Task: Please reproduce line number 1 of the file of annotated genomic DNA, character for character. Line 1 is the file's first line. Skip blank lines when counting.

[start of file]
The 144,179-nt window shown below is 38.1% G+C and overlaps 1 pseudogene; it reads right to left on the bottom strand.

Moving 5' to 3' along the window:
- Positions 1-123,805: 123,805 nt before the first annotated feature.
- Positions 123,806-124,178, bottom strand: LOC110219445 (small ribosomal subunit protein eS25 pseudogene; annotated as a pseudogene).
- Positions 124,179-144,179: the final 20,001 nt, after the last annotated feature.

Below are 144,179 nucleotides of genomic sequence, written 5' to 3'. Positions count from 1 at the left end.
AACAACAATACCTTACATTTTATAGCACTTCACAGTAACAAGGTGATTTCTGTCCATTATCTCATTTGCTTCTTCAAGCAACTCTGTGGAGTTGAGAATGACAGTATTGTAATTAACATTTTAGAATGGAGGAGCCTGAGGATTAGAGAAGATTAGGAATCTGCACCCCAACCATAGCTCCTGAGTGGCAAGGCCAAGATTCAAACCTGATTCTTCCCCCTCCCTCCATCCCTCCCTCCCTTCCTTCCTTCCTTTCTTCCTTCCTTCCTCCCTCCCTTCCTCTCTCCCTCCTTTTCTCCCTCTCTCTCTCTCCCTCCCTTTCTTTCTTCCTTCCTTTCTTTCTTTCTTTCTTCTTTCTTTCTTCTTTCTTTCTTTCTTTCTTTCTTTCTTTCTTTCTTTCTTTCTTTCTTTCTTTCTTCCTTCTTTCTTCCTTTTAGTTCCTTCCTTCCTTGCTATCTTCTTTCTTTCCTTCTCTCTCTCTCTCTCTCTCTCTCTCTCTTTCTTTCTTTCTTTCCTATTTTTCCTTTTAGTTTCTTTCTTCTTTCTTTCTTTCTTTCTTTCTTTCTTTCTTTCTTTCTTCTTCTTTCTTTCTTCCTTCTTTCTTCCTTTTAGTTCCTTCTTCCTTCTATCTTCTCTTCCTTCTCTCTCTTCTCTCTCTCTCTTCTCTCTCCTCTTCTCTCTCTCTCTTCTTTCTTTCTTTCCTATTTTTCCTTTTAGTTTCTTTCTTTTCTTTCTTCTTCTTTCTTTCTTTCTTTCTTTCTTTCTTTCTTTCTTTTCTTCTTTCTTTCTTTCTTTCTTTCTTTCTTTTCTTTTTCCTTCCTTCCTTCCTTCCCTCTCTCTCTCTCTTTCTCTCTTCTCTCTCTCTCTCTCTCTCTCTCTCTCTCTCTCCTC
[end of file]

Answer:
The 144,179-nt window shown below is 38.1% G+C and overlaps 1 pseudogene; it reads right to left on the bottom strand.